The Broward Sheriff’s Office placed a second deputy on restricted duty two weeks after a state public safety commission revealed widespread failures in how the law enforcement agency responded to Florida’s deadliest school shooting, a BSO spokeswoman confirmed Friday.
The deputy, Edward Eason, did not immediately enter the high school campus where a gunman killed 17 people on Feb. 14, state investigators told members of the Marjory Stoneman Douglas High School Public Safety Commission. And the investigators said body-camera footage and audio recordings contradicted Eason’s reasons for staying outside.
Eason arrived in the area of Marjory Stoneman Douglas High School in Parkland roughly three-and-a-half minutes after former student Nikolas Cruz opened fire. Cruz had already shot all of the 34 people who were killed or wounded. Many were in desperate need of first aid.
Although Cruz kept firing rounds inside Stoneman Douglas’ freshman building for another two minutes, Eason did not head toward the gunfire, according to investigators. Instead, he drove his cruiser from the north end of campus where deputies were gathering to its west side. Then he took time to put on his bulletproof vest and adjust his body camera, investigators said.
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Eason, an 18-year BSO veteran assigned to the Parkland district, later told state investigators that he was not sure where the gunfire was coming from. But investigators said body-camera footage showed Eason had pointed to the freshman building and told civilians that shots had been fired there. That conversation happened soon after Cruz stopped firing, dropped his rifle and fled. The shooting lasted for roughly six minutes.
BSO informed Eason on Friday that he was being placed on restricted duty, according to a memo the agency shared with the Miami Herald. “Based on the information provided at this month’s MSD Safety Commission meeting, Sheriff Scott Israel requested an internal review of Eason’s actions from February 14,” BSO spokeswoman Veda Coleman-Wright wrote in an email.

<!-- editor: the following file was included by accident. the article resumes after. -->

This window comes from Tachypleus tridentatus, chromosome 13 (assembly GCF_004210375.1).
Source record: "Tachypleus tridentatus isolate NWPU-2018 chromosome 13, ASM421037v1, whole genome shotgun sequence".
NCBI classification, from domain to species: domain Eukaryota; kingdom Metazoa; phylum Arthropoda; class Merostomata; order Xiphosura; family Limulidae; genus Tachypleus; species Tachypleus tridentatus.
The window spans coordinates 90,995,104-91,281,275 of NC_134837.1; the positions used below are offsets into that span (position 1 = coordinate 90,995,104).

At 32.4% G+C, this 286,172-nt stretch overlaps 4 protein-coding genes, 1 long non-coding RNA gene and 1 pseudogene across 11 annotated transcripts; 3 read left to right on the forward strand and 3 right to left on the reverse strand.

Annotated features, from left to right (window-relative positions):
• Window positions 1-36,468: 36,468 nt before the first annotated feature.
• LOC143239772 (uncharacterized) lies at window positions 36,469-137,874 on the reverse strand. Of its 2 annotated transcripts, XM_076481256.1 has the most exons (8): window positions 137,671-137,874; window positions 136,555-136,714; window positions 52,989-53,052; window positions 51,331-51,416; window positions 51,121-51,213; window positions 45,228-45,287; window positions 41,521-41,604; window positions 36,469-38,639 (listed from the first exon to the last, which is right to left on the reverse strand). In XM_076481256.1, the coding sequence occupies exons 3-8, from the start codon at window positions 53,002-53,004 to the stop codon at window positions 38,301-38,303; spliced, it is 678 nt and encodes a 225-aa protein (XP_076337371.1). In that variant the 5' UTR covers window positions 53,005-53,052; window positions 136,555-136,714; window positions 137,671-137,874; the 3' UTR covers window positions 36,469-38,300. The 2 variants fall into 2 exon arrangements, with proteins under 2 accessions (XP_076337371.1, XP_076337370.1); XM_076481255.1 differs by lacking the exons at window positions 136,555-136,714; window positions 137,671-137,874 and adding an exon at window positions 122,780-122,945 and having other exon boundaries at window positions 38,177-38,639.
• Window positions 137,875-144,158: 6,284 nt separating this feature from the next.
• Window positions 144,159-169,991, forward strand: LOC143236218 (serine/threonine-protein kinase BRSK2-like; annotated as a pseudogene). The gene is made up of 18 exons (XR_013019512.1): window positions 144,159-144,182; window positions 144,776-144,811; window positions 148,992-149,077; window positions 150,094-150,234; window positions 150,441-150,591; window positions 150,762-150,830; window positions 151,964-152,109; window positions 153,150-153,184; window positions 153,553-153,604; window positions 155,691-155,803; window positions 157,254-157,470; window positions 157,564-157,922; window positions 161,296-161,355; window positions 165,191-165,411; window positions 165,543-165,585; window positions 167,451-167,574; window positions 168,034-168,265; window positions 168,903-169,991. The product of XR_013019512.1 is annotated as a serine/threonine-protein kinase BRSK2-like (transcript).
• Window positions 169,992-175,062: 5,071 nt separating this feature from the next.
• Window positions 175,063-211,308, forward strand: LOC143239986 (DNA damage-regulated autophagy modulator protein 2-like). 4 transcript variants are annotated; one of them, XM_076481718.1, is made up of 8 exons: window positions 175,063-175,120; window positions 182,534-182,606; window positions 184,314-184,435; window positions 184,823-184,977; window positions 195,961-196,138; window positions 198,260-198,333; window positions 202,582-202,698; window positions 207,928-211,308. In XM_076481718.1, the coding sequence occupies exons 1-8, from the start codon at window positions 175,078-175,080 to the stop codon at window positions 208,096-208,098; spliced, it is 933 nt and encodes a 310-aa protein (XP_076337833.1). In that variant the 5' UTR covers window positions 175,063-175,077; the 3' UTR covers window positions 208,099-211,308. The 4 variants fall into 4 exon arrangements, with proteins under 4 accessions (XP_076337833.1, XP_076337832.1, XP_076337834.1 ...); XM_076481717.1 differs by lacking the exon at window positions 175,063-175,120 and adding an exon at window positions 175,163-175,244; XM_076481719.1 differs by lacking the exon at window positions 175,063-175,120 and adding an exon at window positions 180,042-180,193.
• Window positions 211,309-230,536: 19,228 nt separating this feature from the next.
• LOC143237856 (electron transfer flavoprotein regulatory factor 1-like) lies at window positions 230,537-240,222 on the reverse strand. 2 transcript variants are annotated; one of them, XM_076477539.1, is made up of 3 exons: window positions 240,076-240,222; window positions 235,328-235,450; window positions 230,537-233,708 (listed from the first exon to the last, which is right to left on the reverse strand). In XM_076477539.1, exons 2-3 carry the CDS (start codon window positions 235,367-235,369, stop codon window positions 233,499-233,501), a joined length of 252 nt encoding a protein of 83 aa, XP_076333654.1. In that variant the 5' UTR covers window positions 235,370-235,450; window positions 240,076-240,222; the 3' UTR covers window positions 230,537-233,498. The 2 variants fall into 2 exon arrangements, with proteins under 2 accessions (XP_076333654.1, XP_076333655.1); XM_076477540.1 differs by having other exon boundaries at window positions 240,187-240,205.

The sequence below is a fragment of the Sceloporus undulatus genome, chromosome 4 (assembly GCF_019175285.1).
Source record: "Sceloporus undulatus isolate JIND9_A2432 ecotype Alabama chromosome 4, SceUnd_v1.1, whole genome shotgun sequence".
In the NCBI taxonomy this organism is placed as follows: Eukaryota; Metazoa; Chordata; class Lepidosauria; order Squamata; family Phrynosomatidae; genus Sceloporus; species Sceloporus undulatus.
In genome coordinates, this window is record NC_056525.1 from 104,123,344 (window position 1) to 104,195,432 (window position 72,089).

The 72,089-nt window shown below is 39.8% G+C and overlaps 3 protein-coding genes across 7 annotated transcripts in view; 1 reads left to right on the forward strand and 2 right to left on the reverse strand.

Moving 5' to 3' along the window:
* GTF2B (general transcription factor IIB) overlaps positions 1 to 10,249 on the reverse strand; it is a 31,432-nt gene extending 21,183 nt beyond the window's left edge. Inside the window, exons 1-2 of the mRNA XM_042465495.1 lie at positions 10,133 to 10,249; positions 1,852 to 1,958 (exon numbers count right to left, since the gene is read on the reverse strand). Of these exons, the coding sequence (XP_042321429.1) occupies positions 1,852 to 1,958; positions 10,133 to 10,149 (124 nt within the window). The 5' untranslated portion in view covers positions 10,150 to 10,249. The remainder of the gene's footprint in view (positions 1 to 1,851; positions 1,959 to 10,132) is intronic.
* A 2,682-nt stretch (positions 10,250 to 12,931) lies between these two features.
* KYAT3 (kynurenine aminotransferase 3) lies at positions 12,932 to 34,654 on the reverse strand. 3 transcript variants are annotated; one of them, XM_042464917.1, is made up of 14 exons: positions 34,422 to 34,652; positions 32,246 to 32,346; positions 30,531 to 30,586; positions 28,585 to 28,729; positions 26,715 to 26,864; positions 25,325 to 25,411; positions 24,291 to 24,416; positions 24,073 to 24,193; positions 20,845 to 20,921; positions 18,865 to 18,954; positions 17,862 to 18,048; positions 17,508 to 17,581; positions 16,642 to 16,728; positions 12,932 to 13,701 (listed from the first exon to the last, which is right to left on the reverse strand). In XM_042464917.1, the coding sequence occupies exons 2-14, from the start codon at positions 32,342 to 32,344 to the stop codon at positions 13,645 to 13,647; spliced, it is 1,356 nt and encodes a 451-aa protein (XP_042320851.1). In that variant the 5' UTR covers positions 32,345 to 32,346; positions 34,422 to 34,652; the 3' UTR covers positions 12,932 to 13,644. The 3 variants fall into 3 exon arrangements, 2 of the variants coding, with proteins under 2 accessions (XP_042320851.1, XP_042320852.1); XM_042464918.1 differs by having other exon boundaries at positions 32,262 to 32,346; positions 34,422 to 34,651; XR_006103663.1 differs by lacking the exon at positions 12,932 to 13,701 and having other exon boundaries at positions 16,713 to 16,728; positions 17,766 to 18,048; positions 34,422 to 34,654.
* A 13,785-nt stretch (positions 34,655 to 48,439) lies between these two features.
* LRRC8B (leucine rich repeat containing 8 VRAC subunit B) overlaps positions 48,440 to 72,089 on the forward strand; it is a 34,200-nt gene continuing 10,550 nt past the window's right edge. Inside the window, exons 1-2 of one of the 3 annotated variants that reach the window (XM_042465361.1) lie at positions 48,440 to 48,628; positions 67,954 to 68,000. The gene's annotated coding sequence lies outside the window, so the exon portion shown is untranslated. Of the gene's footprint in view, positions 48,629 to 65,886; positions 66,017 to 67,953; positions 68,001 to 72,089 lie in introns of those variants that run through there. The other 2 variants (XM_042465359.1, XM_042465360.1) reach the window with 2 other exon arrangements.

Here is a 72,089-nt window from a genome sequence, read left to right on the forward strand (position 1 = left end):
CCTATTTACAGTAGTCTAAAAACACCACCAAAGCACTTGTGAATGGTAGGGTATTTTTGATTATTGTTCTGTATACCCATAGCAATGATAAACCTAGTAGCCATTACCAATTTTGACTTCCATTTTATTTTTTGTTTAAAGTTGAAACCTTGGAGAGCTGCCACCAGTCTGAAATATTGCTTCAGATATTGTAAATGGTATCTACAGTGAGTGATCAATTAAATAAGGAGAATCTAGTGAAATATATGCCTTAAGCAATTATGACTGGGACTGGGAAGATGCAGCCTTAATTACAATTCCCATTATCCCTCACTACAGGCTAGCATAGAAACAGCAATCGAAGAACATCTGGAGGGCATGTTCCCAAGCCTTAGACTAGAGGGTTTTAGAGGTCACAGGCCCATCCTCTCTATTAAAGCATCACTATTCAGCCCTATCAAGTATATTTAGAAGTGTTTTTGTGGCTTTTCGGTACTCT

Restricted duty means that Eason, who could not be reached for comment, must surrender his badge and gun. He could face a suspension or termination after BSO examines his conduct.
Jeff Bell, president of the Broward Sheriff’s Office Deputies Association, said in an interview Friday that Eason and other deputies were being “scapegoated” by Israel.
“We’re already filing a grievance on it,” Bell said. “They’re trying to make up another charge. The deputies are being made the fall guys.”
BSO’s response to the shooting was beset by mistakes, according to evidence heard by the commission. A total of eight deputies were on campus in time to hear gunfire but did not immediately enter the freshman building. Israel has defended the agency against charges of systemic problems, saying only individual errors were made and that they would be dealt with.
That process now appears to have started. Soon after the Stoneman Douglas commission meetings, Jan Jordan, the captain in charge of BSO’s response, resigned. And another of the deputies who failed to act, BSO Sgt. Brian Miller, was placed on restricted duty.